That's money that health plans are spending on care that may not be necessary or could be treated with less expensive drugs. With billions of dollars in play, this prescribing trend has ramifications for public policy and health plan bottom lines.
In a telephone conversation, Ramin Mojtabai, a public health researcher at Johns Hopkins who co-authored the study, stressed that there is no evidence of inappropriate use. "We're just seeing more use of antidepressant among people who may have only vague symptoms like stress or maybe relationship problems."
My doctor was right when she clicked off a list of uses for antidepressants that didn't include, oddly enough, depression.
According to the study, antidepressants are increasingly associated with problems such as tiredness, smoking problems and headaches. Mojtabai noted that there's little evidence that antidepressants have any effect on these conditions or on milder episodes of depression or anxiety for that matter.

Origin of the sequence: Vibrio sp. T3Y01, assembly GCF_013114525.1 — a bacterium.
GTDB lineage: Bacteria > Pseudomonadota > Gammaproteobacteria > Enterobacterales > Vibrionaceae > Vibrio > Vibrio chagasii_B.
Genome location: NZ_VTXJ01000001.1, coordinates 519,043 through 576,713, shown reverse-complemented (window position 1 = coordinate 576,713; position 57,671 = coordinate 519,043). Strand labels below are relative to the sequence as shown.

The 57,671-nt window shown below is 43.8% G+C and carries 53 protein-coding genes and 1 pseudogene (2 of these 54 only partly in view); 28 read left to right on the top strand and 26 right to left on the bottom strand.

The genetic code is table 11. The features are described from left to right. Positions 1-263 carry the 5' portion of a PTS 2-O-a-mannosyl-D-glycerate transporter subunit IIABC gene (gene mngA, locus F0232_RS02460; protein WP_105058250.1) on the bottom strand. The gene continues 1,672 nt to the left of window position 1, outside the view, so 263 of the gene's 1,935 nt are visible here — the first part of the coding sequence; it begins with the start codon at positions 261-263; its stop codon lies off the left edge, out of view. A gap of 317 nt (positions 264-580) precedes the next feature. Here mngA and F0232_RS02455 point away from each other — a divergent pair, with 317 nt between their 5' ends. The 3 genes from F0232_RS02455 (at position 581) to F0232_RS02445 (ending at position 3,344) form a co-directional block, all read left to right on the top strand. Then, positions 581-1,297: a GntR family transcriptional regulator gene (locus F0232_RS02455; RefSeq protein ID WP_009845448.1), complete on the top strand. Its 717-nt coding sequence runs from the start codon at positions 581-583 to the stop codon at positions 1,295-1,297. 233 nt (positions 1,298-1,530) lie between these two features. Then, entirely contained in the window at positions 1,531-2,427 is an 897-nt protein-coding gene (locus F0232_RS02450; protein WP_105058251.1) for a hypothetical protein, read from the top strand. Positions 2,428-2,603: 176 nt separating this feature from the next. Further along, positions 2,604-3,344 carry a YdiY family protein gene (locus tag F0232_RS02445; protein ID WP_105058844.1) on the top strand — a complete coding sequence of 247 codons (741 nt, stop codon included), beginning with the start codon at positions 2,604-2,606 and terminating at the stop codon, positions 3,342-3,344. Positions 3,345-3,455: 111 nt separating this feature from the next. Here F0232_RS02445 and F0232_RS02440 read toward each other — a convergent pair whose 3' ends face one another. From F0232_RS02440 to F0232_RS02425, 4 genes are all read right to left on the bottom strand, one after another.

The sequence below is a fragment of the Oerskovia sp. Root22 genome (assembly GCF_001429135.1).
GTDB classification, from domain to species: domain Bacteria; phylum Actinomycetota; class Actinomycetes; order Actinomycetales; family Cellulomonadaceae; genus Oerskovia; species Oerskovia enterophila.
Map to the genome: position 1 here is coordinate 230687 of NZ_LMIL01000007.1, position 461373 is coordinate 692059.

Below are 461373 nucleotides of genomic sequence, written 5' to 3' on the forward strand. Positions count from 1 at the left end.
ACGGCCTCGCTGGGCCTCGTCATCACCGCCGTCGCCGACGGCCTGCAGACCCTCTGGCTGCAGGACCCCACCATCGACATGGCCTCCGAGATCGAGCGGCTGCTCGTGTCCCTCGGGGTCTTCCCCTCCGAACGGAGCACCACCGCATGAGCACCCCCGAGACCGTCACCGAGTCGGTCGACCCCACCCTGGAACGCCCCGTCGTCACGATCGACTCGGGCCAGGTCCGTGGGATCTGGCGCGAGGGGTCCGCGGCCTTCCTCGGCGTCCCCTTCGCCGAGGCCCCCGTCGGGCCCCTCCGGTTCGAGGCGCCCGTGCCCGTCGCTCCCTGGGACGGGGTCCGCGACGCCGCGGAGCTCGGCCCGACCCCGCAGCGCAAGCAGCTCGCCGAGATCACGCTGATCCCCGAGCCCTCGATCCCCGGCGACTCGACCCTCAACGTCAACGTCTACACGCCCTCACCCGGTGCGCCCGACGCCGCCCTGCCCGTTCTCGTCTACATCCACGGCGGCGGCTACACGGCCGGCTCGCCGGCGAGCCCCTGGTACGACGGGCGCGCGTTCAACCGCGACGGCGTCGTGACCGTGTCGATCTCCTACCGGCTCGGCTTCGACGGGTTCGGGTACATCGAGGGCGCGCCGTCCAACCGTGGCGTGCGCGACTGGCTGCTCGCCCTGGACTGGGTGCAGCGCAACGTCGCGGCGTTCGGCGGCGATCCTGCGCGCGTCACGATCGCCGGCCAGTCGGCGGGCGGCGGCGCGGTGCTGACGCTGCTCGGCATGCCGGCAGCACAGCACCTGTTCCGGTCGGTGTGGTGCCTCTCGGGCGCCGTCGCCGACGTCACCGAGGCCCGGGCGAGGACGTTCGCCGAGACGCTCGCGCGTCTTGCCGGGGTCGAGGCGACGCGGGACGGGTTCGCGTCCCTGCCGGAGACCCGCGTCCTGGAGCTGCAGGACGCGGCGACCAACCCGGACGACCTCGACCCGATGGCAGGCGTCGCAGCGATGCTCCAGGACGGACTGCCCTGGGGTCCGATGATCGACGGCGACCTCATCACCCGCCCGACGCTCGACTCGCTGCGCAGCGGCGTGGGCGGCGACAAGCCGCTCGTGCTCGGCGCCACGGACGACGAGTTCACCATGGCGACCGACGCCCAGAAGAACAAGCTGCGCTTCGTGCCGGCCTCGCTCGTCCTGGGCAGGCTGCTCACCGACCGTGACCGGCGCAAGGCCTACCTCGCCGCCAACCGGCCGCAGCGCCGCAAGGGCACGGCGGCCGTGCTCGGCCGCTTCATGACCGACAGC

He said there's concern about physician followup. "We don't know if patients are referred to specialists or if they just continue to take the drugs because they are prescribed. Some patients may just stop taking the meds and encounter side effects."
Mojtabai pointed to a couple of reasons for the increase in PCP's prescribing antidepressants. A shortage of mental health professionals and a lack of insurance coverage top the list. And some people would rather ask their PCPs for these medications than seek the care of specialists, such as mental health practitioners.